When Yukio Mishima, the Japanese novelist, actor, bodybuilder, government overthrower and eternal enigma, was reflecting on the death of James Dean, he wrote: “The beautiful should die young, and everyone else should live as long as possible”. It’s as pithy as it is problematic.
Mishima elucidated his point further, adding: “Greek mythology tells of how Achilles was forced to choose between a long life void of glory and a glorious young death. Without flinching, he chose the latter. Surely all but the most prosaic men, if given the choice at the start of life, would do the same”.
Aside from the obviously nettlesome and condemnable elements of his staunch statement, it does seem to contain within it the prognosis for punk. It was a movement determined to live fast and fated to die young. It looked like nothing the world had ever seen and was more determined to avoid the onset of wrinkles than a Nivea advert.
In 1955, pretty much at the birth of pop culture, James Dean embodied a character who seemed to have all of the tenets of punk already in place, when he starred as the collar-popped pretty-faced proto-punk Jim Stark in Rebel Without A Cause. This was 20 years before it would be fully worked out by music, but aside from the sound, the attitude was there.
For millions of youthful movie-goers watching on amazed, the film seemed to herald what novels like Catcher in the Rye had hinted at a few years earlier: kids wanted their own realistic stories. But kids also had their own ideals. They might not have been certain what these ideals were just yet, but they were certainly after something. James Dean gave a cool, commercial face to this notion of iconoclasm.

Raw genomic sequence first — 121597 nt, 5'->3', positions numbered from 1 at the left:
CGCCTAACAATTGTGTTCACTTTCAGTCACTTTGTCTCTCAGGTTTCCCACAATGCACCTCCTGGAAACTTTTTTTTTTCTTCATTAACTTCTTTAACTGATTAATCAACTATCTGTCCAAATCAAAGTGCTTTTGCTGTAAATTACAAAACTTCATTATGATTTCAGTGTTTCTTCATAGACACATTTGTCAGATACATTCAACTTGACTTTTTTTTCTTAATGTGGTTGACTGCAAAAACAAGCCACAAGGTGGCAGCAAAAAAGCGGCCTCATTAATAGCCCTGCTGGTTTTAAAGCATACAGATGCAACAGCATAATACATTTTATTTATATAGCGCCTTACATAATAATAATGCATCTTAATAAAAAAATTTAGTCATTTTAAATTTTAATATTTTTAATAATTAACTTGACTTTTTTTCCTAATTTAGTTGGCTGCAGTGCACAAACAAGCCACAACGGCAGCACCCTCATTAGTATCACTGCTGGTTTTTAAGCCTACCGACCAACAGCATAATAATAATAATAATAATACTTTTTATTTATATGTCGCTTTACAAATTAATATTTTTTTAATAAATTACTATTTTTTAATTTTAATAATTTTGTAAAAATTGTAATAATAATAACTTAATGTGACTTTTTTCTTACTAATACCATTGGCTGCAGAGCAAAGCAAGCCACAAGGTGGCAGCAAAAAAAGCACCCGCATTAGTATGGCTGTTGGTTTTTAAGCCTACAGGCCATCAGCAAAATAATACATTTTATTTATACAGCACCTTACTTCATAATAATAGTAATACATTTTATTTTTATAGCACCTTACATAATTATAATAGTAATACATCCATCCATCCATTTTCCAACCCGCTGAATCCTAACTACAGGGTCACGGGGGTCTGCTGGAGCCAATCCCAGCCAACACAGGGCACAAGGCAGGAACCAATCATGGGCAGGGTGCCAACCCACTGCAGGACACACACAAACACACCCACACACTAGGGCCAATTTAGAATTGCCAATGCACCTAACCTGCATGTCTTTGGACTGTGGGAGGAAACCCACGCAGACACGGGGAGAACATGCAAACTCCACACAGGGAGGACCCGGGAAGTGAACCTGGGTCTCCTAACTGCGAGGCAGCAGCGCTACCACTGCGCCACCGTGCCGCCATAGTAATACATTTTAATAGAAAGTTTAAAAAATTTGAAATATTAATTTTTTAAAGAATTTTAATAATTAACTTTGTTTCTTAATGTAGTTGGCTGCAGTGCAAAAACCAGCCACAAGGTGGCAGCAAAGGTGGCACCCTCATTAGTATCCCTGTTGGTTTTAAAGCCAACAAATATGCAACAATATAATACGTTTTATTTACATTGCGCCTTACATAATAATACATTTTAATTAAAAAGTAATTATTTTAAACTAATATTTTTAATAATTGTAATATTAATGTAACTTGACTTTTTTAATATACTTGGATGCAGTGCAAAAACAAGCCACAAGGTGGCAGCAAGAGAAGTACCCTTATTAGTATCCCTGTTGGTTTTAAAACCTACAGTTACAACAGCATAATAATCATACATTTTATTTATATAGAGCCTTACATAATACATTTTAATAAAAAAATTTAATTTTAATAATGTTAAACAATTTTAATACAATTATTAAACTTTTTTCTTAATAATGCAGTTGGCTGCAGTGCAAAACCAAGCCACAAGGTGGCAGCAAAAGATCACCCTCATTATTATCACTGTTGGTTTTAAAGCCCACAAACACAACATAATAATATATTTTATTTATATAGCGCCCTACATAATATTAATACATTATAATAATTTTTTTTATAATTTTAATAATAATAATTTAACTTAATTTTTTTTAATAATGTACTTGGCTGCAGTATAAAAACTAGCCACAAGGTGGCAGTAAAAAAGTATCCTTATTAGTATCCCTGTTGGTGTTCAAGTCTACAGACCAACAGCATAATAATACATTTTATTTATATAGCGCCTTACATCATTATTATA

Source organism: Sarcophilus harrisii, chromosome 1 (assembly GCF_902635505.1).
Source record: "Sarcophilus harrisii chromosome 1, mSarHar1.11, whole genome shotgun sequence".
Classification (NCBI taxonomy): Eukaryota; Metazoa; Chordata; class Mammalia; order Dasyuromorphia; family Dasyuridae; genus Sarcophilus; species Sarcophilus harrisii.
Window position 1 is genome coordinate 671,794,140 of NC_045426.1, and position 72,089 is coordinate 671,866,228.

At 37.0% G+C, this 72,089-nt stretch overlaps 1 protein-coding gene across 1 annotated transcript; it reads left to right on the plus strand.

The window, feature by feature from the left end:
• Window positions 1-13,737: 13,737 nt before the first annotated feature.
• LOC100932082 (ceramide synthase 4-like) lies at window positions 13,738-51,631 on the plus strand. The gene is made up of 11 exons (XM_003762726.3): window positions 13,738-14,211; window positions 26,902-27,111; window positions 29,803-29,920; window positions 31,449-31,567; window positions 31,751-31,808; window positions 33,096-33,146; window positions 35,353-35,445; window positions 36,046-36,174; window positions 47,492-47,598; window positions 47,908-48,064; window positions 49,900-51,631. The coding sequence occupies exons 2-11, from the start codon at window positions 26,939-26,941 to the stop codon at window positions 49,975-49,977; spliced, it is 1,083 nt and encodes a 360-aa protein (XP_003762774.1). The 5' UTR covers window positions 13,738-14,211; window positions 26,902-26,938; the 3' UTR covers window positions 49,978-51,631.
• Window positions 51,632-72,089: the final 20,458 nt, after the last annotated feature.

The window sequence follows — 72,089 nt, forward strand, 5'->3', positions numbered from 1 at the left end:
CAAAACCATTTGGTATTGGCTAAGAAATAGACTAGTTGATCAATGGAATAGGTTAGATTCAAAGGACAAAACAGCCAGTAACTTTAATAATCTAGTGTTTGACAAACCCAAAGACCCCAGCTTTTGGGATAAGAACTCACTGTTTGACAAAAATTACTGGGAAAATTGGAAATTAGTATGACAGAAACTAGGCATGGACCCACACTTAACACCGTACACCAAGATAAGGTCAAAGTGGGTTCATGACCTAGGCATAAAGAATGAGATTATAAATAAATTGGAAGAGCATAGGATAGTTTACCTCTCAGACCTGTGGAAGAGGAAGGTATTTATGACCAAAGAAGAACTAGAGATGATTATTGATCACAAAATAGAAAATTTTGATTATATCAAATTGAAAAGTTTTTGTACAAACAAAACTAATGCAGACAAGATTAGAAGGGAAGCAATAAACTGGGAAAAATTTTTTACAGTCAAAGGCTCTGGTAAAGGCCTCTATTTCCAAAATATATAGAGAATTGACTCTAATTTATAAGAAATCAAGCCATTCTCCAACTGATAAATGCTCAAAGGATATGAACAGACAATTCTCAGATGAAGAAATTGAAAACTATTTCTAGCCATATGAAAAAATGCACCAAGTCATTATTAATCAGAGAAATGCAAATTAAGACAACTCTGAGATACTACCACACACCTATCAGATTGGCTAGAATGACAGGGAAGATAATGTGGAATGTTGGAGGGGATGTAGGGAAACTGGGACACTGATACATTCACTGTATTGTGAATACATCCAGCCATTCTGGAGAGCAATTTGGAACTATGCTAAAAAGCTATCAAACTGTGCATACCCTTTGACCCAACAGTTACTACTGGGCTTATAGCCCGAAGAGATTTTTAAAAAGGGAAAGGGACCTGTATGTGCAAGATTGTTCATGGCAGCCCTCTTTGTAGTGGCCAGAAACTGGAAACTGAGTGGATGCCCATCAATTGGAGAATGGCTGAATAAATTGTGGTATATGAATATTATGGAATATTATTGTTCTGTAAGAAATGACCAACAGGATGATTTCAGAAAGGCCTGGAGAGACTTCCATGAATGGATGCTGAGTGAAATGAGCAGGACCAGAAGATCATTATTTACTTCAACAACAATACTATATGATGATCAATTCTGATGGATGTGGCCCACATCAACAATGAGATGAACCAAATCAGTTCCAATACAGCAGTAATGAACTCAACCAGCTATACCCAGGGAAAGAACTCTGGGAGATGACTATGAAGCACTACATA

As such, James Dean inspired a legion of onlookers who later worked his trailblazing style into their own youth movement in the pop culture explosion that changed the world forever. When that wellspring unfurled into the future, Dean remained relevant owing to his undeniable level of ‘cool’ and he has been reflected on ever since. He was punk in the same way Blondie was punk, in a seized notion of youthful vigour.
Their anthem ‘Fade Away and Radiate’ might not mention James Dean but the line “Dusty frames that still arrive, die in 1955” gives a hint at the star in question on Debbie Harry’s TV screen who is still illuminating the future long after his death on September 30th, 1955. As Dean once said himself in a worrying portent of his life: “If a man can bridge the gap between life and death, if he can live after he’s died, then maybe he was a great man. Immortality is the only true success.”
This eerie early Blondie anthem might be about falling asleep in front of the TV on the surface, that idea doubles up as a handy poetic metaphor for the lasting impact of pop culture. While in the song the TV beams might enter Harry’s dreams, in reality, the same could be said about the way that millions aspire to be like their pop culture heroes. The attraction of fame was in the airways and radiating.